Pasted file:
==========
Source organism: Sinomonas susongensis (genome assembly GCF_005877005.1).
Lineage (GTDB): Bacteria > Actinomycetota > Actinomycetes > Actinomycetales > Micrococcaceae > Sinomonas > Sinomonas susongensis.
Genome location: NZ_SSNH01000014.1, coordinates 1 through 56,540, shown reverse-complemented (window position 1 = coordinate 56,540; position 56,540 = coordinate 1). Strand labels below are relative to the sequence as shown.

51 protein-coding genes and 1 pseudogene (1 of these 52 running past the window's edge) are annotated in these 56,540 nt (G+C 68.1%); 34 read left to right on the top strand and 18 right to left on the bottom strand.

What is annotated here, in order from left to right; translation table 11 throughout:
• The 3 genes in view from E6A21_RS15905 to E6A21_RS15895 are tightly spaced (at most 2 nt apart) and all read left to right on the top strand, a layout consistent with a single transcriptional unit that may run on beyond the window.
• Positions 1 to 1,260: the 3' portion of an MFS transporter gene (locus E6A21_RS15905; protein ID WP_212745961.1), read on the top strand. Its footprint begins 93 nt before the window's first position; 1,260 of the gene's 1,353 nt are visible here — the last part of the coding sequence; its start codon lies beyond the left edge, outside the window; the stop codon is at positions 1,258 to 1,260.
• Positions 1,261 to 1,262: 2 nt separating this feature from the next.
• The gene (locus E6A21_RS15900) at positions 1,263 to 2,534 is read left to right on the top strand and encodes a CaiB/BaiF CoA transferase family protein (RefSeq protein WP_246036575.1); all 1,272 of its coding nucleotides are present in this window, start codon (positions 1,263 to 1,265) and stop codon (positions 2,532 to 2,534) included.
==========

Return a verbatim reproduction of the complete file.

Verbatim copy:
Source organism: Sinomonas susongensis (genome assembly GCF_005877005.1).
Lineage (GTDB): Bacteria > Actinomycetota > Actinomycetes > Actinomycetales > Micrococcaceae > Sinomonas > Sinomonas susongensis.
Genome location: NZ_SSNH01000014.1, coordinates 1 through 56,540, shown reverse-complemented (window position 1 = coordinate 56,540; position 56,540 = coordinate 1). Strand labels below are relative to the sequence as shown.

51 protein-coding genes and 1 pseudogene (1 of these 52 running past the window's edge) are annotated in these 56,540 nt (G+C 68.1%); 34 read left to right on the top strand and 18 right to left on the bottom strand.

What is annotated here, in order from left to right; translation table 11 throughout:
• The 3 genes in view from E6A21_RS15905 to E6A21_RS15895 are tightly spaced (at most 2 nt apart) and all read left to right on the top strand, a layout consistent with a single transcriptional unit that may run on beyond the window.
• Positions 1 to 1,260: the 3' portion of an MFS transporter gene (locus E6A21_RS15905; protein ID WP_212745961.1), read on the top strand. Its footprint begins 93 nt before the window's first position; 1,260 of the gene's 1,353 nt are visible here — the last part of the coding sequence; its start codon lies beyond the left edge, outside the window; the stop codon is at positions 1,258 to 1,260.
• Positions 1,261 to 1,262: 2 nt separating this feature from the next.
• The gene (locus E6A21_RS15900) at positions 1,263 to 2,534 is read left to right on the top strand and encodes a CaiB/BaiF CoA transferase family protein (RefSeq protein WP_246036575.1); all 1,272 of its coding nucleotides are present in this window, start codon (positions 1,263 to 1,265) and stop codon (positions 2,532 to 2,534) included.